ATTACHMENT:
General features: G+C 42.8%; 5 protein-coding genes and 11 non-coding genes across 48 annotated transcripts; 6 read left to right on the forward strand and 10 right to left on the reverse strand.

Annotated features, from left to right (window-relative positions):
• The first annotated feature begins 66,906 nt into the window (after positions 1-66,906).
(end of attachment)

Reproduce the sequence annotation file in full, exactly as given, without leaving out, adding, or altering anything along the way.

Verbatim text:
General features: G+C 42.8%; 5 protein-coding genes and 11 non-coding genes across 48 annotated transcripts; 6 read left to right on the forward strand and 10 right to left on the reverse strand.

Annotated features, from left to right (window-relative positions):
• The first annotated feature begins 66,906 nt into the window (after positions 1-66,906).